(The following interview was originally posted 10/12/2016 on FindBiometrics. The events previewed at the end of the article have already come to pass)
One of the big showstopping events of this year’s recent Global Identity Summit was the Bratwurst, Beer and Biometrics party hosted by Germany-based JENETRIC. The festivities served as a stage for the company to launch its latest biometric technology, the LIVETOUCH quattro Compact mobile tenprint reader (pictured right). Mobile ID World President Peter O’Neill recently had the chance to interview Roberto Wolfer, CEO, JENETRIC, about the company’s latest live scan innovation. The conversation details JENETRIC’s history, the demand for mobile biometrics in government verticals, and more, before finishing with a preview of the company’s upcoming appearances at the Biometrics 2016 conference in London, England, and the second annual meeting of the European IAI in Lyon, France.
Peter O’Neill, President, Mobile ID World (MIDW): Can you please provide our readers with a brief background of your company?
Roberto Wolfer, CEO, JENETRIC: JENETRIC was founded in September 2014 and at that time most of the employees came from the German subsidiary of Crossmatch Technologies. We started with 12 people, most of which were hardware and software engineers who had been working in the biometric industry already, some of them for 20 years. It was not obvious to us that we would continue working in the industry although we do have long term expertise in scanning biometric features as well as in image processing. We had a lot of different ideas for future products that require high performance cameras and for biometric scanners saw three major areas for improvement.
The scanners that had been developed in the last 10 years weren’t really usable for the average user. It wasn’t anymore the officer or the trained operator that was using the scanners, it was people like you and me who didn’t have training or education on capturing biometrics. Our experience was that someone without proper training would not be able to use the scanners without help. Or in other words: Scanners available at this time were not suitable for self-serving applications, as they had been designed for trained officers.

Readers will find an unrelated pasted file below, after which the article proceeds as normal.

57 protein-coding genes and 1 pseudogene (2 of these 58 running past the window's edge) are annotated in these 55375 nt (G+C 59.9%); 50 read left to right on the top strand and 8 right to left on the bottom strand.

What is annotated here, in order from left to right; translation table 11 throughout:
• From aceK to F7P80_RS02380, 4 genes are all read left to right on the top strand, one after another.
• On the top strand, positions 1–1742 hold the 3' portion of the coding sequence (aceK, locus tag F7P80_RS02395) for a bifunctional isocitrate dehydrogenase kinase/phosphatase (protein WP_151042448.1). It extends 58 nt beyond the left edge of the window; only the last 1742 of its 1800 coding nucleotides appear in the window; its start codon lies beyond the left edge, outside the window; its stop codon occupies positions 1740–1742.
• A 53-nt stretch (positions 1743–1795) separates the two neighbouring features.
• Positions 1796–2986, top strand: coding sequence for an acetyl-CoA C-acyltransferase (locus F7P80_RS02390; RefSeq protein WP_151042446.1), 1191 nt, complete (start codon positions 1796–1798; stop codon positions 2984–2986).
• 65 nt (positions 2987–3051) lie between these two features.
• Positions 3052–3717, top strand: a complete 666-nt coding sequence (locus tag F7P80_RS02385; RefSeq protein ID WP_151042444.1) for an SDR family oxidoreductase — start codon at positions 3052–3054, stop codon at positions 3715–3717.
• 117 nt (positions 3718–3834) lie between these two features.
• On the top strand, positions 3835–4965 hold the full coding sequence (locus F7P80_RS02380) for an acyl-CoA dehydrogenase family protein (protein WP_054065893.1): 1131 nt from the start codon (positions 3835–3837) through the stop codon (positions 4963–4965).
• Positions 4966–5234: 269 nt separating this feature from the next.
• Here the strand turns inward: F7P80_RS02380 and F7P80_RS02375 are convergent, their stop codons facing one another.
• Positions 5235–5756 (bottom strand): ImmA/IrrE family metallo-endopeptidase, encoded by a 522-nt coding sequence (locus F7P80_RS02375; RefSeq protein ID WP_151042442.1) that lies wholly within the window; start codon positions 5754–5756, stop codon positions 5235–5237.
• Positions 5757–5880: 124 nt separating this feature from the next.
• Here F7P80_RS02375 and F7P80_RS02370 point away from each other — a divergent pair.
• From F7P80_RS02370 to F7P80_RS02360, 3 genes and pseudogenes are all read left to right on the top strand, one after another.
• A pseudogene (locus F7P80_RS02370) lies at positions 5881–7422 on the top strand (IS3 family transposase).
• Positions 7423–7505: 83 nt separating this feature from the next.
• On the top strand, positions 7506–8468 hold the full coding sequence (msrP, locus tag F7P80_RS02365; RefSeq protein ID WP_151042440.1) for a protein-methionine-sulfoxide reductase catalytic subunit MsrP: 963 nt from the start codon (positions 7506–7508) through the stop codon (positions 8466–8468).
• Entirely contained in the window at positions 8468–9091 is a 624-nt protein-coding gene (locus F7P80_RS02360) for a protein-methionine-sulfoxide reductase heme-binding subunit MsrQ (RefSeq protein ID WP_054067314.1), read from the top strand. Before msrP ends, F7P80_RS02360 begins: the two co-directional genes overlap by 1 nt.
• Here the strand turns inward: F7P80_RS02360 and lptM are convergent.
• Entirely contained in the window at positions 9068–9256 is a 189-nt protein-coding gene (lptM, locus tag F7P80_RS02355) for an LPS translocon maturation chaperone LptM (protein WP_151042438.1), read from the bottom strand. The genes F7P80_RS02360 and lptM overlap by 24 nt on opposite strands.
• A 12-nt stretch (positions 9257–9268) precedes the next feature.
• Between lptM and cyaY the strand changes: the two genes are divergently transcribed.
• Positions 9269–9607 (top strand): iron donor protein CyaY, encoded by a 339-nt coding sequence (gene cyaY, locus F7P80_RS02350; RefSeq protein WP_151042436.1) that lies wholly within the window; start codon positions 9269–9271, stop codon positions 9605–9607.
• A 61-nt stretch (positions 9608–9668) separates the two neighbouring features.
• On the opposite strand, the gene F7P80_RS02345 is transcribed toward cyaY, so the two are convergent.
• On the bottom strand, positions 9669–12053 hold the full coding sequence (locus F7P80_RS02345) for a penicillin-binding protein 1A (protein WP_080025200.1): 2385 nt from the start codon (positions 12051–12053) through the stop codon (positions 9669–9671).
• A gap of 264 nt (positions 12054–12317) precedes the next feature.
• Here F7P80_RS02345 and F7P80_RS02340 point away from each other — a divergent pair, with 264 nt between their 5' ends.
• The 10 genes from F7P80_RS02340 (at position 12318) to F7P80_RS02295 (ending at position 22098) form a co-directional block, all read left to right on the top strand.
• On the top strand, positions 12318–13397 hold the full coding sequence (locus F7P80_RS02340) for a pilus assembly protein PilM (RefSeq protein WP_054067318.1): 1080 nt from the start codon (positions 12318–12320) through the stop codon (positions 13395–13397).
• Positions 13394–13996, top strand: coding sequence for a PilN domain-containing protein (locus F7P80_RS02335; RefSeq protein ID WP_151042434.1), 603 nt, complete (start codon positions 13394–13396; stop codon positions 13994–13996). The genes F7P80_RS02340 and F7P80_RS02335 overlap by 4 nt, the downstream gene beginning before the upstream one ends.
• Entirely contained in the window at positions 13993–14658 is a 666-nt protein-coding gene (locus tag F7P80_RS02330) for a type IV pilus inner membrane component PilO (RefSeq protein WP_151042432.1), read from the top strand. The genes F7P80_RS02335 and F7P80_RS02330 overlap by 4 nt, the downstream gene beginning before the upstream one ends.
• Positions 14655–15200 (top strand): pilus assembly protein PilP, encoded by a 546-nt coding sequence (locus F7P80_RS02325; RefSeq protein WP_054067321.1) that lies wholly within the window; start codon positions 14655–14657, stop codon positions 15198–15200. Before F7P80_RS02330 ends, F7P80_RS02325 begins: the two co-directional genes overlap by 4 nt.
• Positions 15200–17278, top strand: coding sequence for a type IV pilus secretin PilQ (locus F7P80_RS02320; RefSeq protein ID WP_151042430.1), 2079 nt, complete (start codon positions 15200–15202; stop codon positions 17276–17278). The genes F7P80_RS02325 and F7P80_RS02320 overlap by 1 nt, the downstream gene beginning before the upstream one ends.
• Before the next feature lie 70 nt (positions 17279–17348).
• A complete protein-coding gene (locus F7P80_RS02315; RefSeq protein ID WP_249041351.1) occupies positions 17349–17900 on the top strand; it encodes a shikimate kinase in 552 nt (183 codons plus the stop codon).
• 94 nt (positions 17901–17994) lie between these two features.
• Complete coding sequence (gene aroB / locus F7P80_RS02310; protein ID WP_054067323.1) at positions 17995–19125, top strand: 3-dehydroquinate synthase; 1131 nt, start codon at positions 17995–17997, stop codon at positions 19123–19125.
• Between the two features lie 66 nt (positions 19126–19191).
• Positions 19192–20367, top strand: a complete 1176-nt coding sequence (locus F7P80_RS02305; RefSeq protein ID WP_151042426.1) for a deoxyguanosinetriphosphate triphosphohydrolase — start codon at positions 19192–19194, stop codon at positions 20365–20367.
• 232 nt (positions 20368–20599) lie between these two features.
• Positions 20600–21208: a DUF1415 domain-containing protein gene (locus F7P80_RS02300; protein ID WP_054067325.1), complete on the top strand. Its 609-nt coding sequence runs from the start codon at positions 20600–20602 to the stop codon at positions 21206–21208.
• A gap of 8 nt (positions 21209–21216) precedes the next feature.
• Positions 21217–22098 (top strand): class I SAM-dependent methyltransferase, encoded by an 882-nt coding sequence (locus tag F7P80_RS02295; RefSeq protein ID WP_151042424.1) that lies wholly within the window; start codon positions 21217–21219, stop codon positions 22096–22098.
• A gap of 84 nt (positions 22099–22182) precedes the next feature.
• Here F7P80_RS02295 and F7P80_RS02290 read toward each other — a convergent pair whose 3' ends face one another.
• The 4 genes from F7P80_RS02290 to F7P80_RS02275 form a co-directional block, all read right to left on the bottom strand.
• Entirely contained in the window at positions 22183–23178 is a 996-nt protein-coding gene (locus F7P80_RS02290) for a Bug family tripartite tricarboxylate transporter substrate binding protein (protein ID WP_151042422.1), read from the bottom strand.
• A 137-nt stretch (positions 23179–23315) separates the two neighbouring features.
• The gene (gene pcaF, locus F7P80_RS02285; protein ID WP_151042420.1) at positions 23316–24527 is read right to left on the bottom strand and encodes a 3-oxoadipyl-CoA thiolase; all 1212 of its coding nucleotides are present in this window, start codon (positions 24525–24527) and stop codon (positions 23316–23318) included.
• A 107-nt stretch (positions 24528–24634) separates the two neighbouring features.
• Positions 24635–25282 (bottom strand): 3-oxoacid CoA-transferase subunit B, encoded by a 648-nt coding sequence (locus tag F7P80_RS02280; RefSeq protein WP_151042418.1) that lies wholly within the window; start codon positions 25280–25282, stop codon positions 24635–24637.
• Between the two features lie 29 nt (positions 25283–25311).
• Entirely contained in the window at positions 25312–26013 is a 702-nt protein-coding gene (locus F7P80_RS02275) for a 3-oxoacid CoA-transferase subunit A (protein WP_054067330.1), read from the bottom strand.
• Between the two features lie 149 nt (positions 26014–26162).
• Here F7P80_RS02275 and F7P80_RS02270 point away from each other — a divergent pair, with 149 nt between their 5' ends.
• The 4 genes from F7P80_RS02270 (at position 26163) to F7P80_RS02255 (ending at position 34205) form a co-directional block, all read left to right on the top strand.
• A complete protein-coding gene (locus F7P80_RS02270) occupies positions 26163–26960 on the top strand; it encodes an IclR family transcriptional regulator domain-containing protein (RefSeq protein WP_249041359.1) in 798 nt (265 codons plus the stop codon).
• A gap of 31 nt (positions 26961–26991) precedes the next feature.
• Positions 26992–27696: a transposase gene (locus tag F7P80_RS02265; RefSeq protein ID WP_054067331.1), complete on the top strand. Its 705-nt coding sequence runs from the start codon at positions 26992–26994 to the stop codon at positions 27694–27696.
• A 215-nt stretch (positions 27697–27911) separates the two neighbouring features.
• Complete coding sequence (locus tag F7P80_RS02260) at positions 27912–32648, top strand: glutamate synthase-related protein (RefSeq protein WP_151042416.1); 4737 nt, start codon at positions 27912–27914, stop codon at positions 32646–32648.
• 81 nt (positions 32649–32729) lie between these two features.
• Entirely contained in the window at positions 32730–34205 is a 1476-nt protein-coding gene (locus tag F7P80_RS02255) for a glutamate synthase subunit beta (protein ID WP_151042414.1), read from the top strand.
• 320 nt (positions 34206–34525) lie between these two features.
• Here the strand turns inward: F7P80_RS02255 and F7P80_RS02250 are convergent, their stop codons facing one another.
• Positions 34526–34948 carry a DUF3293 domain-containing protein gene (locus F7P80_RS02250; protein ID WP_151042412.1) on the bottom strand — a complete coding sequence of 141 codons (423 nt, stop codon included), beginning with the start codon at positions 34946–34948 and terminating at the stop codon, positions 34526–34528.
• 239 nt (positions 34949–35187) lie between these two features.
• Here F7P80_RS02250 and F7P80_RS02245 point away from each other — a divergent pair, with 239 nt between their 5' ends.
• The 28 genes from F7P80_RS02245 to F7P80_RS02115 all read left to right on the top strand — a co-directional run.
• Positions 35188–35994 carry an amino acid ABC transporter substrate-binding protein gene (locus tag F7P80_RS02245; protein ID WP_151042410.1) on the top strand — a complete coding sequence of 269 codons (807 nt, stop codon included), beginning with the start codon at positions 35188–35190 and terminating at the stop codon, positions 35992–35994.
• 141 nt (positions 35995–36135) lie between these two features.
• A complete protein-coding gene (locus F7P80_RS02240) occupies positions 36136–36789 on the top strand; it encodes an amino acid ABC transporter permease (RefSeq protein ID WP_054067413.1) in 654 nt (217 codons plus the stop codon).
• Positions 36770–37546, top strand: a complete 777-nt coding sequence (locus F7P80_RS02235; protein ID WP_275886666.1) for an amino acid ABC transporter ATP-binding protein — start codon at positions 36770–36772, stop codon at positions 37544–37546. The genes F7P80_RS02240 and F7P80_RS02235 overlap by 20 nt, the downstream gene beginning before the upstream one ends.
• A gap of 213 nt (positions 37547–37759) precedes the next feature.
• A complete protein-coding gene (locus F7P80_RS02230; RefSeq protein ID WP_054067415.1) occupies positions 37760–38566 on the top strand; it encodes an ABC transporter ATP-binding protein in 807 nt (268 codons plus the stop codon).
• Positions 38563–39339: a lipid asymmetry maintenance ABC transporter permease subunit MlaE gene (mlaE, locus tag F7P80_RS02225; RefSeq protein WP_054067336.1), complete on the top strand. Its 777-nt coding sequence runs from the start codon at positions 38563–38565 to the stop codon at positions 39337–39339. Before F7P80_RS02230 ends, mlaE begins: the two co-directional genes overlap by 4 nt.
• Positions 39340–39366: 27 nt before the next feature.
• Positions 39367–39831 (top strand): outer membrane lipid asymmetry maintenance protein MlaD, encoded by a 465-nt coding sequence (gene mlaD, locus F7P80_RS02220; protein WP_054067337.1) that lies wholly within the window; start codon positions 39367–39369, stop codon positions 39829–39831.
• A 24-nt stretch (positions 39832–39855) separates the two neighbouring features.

Second, we recognized that these scanners were much too large, too heavy and not flexible to be used in mobile applications. So we thought it would be feasible to shrink the size, decrease the weight, and finally have something that is able to capture tenprints in forensic quality in the mobile way.
And third, there was no innovation anymore in fingerprint scanners other than lowering the costs. Because of this, no new applications could have been developed; no other market segments could be addressed. It required mobile phone manufactures to shake up the biometric industry.
So we evaluated various technologies and product strategies and finally started in March 2015 with our first product development. Today we are 25 people, still mainly engineers but now that we have products available we also do have employees in production and sales and administration.
MIDW: It is very interesting. We heard in a webinar we held recently on law enforcement that a lot of talk was on the mobile side of the business as a key driver. You are obviously seeing this as well, correct?
JENETRIC: Yes, indeed. We see the demand for “going mobile” not only in the law enforcement space but also in the commercial arena as well. For us mobile not only means that the devices work wirelessly and battery powered, but also having something portable, hence size and weight are important as well. The latter is basically the reason why there are no mobile tenprint scanners available today.
Soon we will have a tenprint scanner available that is truly mobile and you won’t need a tethered PC; you will just use your mobile phone or tablet and scanner with it and that is it.